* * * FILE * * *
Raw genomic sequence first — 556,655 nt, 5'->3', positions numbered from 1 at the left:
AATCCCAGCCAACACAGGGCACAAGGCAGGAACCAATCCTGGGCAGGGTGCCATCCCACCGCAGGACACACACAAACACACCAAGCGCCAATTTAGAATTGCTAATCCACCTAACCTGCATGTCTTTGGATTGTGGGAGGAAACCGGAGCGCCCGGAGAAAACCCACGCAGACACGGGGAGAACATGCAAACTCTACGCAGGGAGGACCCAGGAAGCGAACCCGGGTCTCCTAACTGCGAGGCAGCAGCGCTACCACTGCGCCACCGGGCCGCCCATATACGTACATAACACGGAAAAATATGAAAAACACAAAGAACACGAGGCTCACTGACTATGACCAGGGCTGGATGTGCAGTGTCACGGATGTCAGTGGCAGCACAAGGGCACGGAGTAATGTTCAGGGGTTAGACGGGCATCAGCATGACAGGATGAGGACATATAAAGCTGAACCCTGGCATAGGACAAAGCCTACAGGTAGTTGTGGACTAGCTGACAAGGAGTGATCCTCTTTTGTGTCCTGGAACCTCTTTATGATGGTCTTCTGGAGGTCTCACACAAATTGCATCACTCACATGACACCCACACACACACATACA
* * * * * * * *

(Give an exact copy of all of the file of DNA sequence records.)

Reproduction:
Raw genomic sequence first — 556,655 nt, 5'->3', positions numbered from 1 at the left:
AATCCCAGCCAACACAGGGCACAAGGCAGGAACCAATCCTGGGCAGGGTGCCATCCCACCGCAGGACACACACAAACACACCAAGCGCCAATTTAGAATTGCTAATCCACCTAACCTGCATGTCTTTGGATTGTGGGAGGAAACCGGAGCGCCCGGAGAAAACCCACGCAGACACGGGGAGAACATGCAAACTCTACGCAGGGAGGACCCAGGAAGCGAACCCGGGTCTCCTAACTGCGAGGCAGCAGCGCTACCACTGCGCCACCGGGCCGCCCATATACGTACATAACACGGAAAAATATGAAAAACACAAAGAACACGAGGCTCACTGACTATGACCAGGGCTGGATGTGCAGTGTCACGGATGTCAGTGGCAGCACAAGGGCACGGAGTAATGTTCAGGGGTTAGACGGGCATCAGCATGACAGGATGAGGACATATAAAGCTGAACCCTGGCATAGGACAAAGCCTACAGGTAGTTGTGGACTAGCTGACAAGGAGTGATCCTCTTTTGTGTCCTGGAACCTCTTTATGATGGTCTTCTGGAGGTCTCACACAAATTGCATCACTCACATGACACCCACACACACACATACA